The Grishaverse books, written by Leigh Bardugo, are some of the best YA fantasy series ever. Wondering how to read them in the correct order? Look no further.
Let me start by saying that in this article, I’m sharing the correct order in which I think you should read the Grishaverse books. Obviously, you are welcome to read them in whichever order you prefer. This is entirely based on my personal experience. I wish I had “grown up” with the Grishaverse, but sadly, I didn’t read them all until just a short time before the Netflix adaptation premiered. That being said, I really didn’t know where to begin when I started my Grisha journey. I had seen everyone on bookstagram raving about Six of Crows, so that’s where I began, thinking it was a prequel of some sort.
I was so wrong. Starting with Six of Crows was confusing, to say the least. In fact, I struggled to finish it and initially only gave it three stars, considering it a very so-so book. When someone told me that wasn’t where the Grishaverse began, I was relieved. This meant I was missing vital backstory. So I started my trek into the world with a fresh perspective and not only has Shadow and Bone become my favorite series ever, but I would consider the Grishaverse my favorite bookish fandom of all time as well! Now, I’m going to provide you with the information I wish I’d had when I ventured into this book universe.
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Your Ultimate Guide to Reading The Grishaverse Books
Below, you’ll find the suggested order for reading the Grishaverse books. This isn’t in order of publication, but the full story makes the most sense if you read it like this. I’ve included the StoryGraph pages for each book, along with links to purchase from your favorite retailer. Enjoy your exploration of the Grishaverse!
Shadow and Bone
Shadow and Bone is the initial trilogy in the Grishaverse, and for good reason. It provides the backstory needed to understand the characters, the politics, and the “magic” system. Starting your reading journey with Shadow and Bone is vital in order to fully comprehend what takes place in the following duologies. This is the primary storyline the adaptation follows, so it’s the most helpful series to read if you’re planning to watch the show (or if you’ve watched the show and want to understand it a little better).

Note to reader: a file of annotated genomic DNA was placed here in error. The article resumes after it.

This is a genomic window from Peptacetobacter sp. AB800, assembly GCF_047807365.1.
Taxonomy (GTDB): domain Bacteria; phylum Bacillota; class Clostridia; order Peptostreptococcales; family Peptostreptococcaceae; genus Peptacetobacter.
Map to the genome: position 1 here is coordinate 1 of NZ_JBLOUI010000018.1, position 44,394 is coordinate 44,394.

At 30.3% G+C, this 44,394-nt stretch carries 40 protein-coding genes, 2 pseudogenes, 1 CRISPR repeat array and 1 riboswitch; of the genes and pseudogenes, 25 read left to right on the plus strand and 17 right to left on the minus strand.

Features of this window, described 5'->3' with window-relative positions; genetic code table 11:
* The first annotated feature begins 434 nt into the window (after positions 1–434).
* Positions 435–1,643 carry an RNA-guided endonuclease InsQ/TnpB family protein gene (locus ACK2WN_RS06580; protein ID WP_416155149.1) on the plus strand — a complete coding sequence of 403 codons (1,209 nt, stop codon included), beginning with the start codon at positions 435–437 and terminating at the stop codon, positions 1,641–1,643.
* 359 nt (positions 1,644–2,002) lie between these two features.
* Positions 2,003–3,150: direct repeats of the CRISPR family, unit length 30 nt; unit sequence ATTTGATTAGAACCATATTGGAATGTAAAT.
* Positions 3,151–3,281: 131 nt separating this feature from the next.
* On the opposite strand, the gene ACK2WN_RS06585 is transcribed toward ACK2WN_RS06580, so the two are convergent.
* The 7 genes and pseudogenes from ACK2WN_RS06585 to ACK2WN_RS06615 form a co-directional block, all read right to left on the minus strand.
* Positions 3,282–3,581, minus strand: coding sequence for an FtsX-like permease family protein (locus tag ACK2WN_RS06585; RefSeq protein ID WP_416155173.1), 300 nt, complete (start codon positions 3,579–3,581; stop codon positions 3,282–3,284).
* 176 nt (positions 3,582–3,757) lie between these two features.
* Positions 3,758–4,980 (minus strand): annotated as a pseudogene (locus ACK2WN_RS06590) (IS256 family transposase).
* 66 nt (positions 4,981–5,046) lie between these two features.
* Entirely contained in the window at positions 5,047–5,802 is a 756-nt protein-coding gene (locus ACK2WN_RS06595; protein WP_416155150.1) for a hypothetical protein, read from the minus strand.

Demon in the Wood
Originally published as a short story in 2015, this gorgeous graphic novel gives an inside peek into the life of the Darkling as a child. It is very much a prequel to Shadow and Bone, but without reading the trilogy (especially Ruin and Rising, where you learn much more about his character), there could be a great deal of confusion. I highly recommend an immersive reading of this book, which includes listening to the audiobook (narrated by Ben Barnes and a full cast) while visually reading the graphic novel.
Six of Crows
The Six of Crows duology takes place two years following the events of the Shadow and Bone trilogy. It’s much more character-oriented and while yes, it can be read without the initial series, there is a lot of information you’ll be missing, especially regarding Grisha power and the political history. When I finally came back to these after completing S&B, they received an easy five stars – it just took understanding the world to really enjoy the story.
King of Scars
The events in this duology take place one year after the Six of Crows books and they bring us back to Ravka, where Shadow and Bone was set. These two books fully meld the worlds and characters of the former series. You will not want to read these without first reading the others or you will genuinely have zero clue what is transpiring. According to Leigh Bardugo, they’re the conclusion of the Grishaverse, though I’m holding out hope that she’ll continue to expand it one day.
The Lives of Saints
Okay, so truthfully, this could be read immediately after the Shadow and Bone trilogy. It’s almost like a manual of sorts. Referenced many times throughout the Grishaverse, it contains the history of powerful Grisha and how they affected the world. I once again recommend immersive reading for this book. Listening to the audiobook (narrated by Ben Barnes and Lauren Fortgang) while visually reading the book creates an entirely new experience.
The Language of Thorns
This book is for the Grishaverse geeks. At least, that’s how I felt while reading it. Each story is from a different nation and let me tell you, reading these tales (so many of them dark and gruesome) helped me understand the world so much more. It was even fun for me to think of certain characters telling these stories to their friends or family.